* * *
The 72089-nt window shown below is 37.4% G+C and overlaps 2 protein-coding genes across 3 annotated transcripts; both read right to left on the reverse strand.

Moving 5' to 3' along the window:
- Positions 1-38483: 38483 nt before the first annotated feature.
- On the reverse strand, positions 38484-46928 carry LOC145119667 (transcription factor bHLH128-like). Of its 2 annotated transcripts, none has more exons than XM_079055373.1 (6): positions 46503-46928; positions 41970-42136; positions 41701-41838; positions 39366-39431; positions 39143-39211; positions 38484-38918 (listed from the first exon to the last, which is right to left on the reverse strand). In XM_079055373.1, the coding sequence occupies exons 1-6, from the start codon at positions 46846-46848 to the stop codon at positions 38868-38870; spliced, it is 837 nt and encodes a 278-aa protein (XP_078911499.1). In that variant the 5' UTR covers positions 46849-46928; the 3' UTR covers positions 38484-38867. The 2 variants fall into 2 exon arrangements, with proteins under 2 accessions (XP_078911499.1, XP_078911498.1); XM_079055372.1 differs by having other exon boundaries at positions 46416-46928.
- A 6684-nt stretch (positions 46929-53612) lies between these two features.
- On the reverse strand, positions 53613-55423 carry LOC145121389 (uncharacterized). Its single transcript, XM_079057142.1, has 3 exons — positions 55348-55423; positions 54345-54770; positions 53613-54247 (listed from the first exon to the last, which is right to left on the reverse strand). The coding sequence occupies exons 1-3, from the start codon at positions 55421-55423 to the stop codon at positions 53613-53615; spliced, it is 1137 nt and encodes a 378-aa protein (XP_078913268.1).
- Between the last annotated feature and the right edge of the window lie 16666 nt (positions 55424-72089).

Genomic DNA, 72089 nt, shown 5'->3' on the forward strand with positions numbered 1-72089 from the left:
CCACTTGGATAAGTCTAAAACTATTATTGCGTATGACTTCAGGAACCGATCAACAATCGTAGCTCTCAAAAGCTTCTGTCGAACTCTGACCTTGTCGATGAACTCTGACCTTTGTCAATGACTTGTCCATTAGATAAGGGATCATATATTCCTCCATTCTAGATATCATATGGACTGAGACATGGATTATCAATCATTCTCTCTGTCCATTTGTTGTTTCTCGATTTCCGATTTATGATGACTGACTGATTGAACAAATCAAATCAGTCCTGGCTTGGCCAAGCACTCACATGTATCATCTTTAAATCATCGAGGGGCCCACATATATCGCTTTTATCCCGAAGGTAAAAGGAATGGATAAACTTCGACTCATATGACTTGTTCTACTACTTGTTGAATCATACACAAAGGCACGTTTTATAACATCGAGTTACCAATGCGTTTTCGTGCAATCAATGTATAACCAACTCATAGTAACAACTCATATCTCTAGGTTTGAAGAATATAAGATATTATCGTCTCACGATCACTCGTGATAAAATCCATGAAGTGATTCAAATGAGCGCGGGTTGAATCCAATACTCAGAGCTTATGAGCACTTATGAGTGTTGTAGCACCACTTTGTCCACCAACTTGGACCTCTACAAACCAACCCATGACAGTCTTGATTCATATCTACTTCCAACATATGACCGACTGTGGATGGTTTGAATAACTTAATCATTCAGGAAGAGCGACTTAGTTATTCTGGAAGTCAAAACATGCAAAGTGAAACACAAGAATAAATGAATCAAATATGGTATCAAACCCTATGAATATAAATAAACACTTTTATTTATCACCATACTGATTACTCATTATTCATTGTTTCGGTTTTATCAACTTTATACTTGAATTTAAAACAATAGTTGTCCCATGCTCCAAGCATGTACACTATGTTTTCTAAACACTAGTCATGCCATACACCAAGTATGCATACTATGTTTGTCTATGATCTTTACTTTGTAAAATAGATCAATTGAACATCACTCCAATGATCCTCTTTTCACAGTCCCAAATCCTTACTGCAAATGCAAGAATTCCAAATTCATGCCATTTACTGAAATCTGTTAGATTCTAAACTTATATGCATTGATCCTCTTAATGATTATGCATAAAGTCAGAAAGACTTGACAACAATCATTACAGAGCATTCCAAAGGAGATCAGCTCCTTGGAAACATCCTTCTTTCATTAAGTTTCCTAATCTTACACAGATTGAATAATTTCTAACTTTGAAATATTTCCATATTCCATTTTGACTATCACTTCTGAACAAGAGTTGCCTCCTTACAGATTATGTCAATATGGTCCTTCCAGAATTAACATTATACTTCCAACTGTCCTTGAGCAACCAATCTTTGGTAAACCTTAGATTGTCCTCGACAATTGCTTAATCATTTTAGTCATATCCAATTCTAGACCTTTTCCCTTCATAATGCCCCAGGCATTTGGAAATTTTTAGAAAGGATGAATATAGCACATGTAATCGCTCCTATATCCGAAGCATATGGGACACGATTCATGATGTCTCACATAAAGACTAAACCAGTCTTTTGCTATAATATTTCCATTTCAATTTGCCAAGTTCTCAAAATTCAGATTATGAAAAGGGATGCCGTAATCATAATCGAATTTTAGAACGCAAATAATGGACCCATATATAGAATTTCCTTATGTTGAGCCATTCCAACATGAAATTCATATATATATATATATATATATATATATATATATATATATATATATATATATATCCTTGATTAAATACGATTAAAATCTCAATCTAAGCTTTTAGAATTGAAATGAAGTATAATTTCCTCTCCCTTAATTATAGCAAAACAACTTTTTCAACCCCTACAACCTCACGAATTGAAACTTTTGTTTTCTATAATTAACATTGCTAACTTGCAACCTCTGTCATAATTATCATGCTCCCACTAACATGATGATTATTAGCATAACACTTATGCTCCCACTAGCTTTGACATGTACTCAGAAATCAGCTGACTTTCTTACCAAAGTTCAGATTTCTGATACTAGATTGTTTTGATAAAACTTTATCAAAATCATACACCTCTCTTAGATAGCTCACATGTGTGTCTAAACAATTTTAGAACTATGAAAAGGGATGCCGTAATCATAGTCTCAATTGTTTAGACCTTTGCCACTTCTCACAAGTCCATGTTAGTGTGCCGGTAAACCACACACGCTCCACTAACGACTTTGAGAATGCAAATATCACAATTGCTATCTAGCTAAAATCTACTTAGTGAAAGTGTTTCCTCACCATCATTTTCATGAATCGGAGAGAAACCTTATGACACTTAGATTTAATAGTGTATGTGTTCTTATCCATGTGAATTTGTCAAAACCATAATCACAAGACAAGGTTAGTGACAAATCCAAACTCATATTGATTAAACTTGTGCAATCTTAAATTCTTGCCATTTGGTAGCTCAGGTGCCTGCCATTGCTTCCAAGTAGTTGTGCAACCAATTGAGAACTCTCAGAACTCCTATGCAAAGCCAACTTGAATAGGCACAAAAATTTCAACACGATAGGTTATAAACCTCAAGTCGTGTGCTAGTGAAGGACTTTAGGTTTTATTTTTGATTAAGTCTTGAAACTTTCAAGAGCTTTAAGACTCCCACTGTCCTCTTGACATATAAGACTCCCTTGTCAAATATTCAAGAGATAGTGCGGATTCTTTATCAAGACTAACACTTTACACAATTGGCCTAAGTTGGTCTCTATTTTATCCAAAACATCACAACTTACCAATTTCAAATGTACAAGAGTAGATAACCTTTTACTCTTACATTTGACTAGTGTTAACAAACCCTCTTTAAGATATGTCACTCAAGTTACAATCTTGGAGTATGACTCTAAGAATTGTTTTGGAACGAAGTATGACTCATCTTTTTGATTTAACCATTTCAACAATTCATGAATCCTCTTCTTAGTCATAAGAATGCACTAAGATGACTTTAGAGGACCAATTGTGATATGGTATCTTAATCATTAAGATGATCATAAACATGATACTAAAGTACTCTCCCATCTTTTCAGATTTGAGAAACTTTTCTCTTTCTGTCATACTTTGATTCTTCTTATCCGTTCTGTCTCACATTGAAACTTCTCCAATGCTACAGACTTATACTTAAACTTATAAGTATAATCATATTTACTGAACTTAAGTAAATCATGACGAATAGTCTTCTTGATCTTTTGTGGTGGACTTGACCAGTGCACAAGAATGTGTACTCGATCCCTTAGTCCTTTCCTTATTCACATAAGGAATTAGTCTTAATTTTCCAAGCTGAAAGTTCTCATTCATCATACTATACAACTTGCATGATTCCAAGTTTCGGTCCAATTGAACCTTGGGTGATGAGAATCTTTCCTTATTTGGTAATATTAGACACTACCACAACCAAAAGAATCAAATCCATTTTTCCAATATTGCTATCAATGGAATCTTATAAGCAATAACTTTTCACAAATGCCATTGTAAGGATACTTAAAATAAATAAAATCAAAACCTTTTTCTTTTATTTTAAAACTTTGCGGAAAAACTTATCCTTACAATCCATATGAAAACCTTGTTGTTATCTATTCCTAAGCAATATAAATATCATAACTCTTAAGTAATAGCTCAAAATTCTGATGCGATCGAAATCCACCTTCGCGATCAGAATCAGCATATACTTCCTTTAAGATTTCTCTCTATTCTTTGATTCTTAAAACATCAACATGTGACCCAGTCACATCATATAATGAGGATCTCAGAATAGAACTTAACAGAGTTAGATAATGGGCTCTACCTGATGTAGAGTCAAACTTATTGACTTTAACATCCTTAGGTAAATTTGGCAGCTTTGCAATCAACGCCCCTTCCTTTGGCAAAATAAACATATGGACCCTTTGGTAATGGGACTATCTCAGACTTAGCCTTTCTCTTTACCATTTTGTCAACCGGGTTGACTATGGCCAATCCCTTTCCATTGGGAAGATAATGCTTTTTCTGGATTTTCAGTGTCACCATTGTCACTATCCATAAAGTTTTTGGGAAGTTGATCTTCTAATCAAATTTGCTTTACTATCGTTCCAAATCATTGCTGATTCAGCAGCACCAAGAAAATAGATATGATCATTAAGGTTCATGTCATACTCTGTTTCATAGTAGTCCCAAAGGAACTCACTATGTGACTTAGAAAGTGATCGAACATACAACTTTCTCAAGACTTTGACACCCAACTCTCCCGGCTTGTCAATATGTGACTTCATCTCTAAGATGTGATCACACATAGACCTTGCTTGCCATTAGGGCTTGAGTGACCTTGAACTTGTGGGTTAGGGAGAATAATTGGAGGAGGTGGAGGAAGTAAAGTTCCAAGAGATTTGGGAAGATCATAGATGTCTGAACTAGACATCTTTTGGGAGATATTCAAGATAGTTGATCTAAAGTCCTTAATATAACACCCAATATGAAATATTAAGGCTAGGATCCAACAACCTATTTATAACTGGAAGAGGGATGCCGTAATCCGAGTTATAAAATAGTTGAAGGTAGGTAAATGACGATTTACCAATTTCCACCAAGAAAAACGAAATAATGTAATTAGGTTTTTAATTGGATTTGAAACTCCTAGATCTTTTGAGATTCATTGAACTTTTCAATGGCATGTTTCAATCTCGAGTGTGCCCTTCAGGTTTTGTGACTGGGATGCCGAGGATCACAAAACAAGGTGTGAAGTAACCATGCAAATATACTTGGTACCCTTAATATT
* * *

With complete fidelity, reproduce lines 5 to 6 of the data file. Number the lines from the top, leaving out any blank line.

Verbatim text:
- A 6684-nt stretch (positions 46929-53612) lies between these two features.
- On the reverse strand, positions 53613-55423 carry LOC145121389 (uncharacterized). Its single transcript, XM_079057142.1, has 3 exons — positions 55348-55423; positions 54345-54770; positions 53613-54247 (listed from the first exon to the last, which is right to left on the reverse strand). The coding sequence occupies exons 1-3, from the start codon at positions 55421-55423 to the stop codon at positions 53613-53615; spliced, it is 1137 nt and encodes a 378-aa protein (XP_078913268.1).